2. disclose reasons for the exercise of such powers; or

  3. disclose materials upon which such reasons were or might have been based.

When will the court require trust information to be disclosed?

In Schmidt v Rosewood[7] it was stated that the court will consider an application for disclosure in the context of all the circumstances.[8] It was held that beneficiaries are entitled to receive information which will enable them to ensure the accountability of the trustees in terms of the trust deed.[9]

The Guernsey decision Re B[10]highlighted a trustees’ duty of confidentiality when disclosure of confidential information may be in the best interests of the trustees. The case is seen as a reminder to trustees and beneficiaries that the duty of confidentiality is not absolute. For example, the duty does not apply to accessible or trivial information or where the public interest in maintaining confidence is outweighed by the public interest in disclosing information. 

The decision discussed potential limits on the trustees’ duty of confidentiality.  It was held that in certain circumstances a trustee may have the right to disclose confidential information to the extent it was reasonably necessary for the protection of the trustee’s personal interests. 

What information has the court made available to beneficiaries?

  • Trust Deed;

  • Financial statements;

  • Deeds of variation, retirement and appointment;

  • Valuations of trust assets; and

  • Legal opinions directly related to beneficiaries rights and interpretation of the Trust Deed.

How does the court make determinations regarding disclosure?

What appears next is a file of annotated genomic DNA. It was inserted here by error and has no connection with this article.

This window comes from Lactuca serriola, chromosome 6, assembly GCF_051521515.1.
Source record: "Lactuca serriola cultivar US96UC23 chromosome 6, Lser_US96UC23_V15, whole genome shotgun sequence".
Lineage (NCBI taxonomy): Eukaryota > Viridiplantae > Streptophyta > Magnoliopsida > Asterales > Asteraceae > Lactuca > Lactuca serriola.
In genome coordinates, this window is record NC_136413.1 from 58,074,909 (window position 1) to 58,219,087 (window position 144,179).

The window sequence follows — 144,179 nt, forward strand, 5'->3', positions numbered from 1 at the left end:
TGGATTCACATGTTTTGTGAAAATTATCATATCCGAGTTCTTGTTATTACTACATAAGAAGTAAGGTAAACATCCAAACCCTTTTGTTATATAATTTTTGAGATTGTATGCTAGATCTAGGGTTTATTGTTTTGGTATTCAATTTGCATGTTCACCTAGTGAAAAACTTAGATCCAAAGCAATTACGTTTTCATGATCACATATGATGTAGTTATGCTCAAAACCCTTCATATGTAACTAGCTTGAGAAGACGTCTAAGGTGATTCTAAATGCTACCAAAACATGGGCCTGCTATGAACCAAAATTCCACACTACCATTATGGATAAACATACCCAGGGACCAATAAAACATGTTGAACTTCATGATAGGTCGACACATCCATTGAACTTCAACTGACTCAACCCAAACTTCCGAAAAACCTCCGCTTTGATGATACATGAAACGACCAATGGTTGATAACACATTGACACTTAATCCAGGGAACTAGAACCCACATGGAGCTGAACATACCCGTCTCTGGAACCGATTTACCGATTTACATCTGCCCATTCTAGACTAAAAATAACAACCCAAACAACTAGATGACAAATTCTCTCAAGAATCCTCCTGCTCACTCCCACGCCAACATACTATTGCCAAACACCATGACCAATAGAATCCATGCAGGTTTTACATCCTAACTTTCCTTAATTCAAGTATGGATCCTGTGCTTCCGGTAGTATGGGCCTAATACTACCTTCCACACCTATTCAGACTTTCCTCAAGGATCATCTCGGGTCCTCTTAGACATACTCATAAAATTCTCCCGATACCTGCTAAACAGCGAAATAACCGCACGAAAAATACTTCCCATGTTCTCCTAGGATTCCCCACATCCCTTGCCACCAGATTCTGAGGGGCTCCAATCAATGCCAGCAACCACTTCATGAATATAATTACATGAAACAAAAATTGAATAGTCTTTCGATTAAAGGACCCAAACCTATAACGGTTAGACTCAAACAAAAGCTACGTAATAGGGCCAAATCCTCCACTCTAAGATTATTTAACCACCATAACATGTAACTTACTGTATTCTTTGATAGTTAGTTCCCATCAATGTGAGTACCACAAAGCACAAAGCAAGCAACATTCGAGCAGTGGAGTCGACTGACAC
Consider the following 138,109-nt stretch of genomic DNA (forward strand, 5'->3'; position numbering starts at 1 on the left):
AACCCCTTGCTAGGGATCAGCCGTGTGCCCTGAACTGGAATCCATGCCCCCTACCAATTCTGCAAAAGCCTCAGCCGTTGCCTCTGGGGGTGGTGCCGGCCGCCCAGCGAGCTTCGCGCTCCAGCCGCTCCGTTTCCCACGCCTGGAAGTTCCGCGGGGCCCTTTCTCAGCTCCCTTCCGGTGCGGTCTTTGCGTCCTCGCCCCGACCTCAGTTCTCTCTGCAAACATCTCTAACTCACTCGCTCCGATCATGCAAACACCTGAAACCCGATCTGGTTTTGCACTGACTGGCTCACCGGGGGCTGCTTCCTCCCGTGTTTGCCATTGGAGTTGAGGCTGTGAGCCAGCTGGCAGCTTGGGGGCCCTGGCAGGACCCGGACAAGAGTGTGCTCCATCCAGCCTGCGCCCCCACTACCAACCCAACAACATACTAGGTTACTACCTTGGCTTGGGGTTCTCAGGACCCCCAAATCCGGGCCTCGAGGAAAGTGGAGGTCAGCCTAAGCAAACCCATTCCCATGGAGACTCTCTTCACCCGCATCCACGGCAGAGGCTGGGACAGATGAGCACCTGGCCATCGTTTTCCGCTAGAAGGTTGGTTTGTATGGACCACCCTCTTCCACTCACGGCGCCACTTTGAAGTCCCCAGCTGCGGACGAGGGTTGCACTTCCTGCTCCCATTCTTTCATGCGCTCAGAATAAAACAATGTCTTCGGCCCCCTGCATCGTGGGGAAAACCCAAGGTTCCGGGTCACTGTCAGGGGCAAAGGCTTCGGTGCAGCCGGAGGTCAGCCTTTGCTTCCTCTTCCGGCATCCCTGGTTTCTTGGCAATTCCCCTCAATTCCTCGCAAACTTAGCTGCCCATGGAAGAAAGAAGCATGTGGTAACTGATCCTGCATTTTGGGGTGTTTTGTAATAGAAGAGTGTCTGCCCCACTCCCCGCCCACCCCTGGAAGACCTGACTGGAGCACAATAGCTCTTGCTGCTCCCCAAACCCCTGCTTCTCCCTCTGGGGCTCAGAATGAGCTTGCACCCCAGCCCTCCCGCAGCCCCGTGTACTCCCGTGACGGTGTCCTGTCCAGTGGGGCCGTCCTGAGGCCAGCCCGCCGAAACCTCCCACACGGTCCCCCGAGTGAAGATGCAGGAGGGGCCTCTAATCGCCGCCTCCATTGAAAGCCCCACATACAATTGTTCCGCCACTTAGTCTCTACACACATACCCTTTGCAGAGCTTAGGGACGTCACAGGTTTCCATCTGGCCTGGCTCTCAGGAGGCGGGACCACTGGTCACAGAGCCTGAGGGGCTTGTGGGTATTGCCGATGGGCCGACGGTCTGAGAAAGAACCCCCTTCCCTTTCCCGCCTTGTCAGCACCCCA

The Court has indicated that in exercising a discretion regarding disclosure it will balance the interests of trustees, beneficiaries and third parties. It will consider the nature of the information, issues of personal and commercial confidentiality and sensitivity; whether limitations need to be placed on the use of the documentation or information and whether some documents should be withheld in full or in part.

With specific regard to confidentiality it was concluded in Re B[11] that a trustee’s duty of confidentiality is a balancing exercise; weighing the interests of the parties against wider public interest to determine whether disclosure should be permitted.

If you would like further information on any issue raised in this update please contact:

Natasha Sutcliffe, Solicitor

DDI: 09 965 2663




Further advice should be taken before relying on the contents of this summary.  Clendons North Shore accepts no responsibility for loss occasioned to any person acting or refraining from acting as a result of material in this summary.


[1] Johnson, Lucy Managed Approach, STEP, 2010.

[2] Johnson, Lucy Managed Approach, STEP, 2010.

[3] Butt v Kelson [1952] Ch 197.

[4] Re Londonderry’s Settlement [1965] Ch 918.

[5] Webb, Charlie and Akkouh, Tim Palgrave law Masters: Trusts Law, Fourth edition, 2015.

[6] Re Londonderry’s Settlement [1965] Ch 918.

[7] Schmidt v Rosewood Trust Ltd [2003] UKPC 26.

[8] Mourant, Ozannes Trustees Obligations of disclosure - a Cayman Island view Dec 2012.

[9] Law Commission Review of The Law of Trusts: Preferred Approach- Issues Paper 31.

[10] Re B (2012) Judgment 35/2012.

[11] Re B (2012) Judgment 35/2012.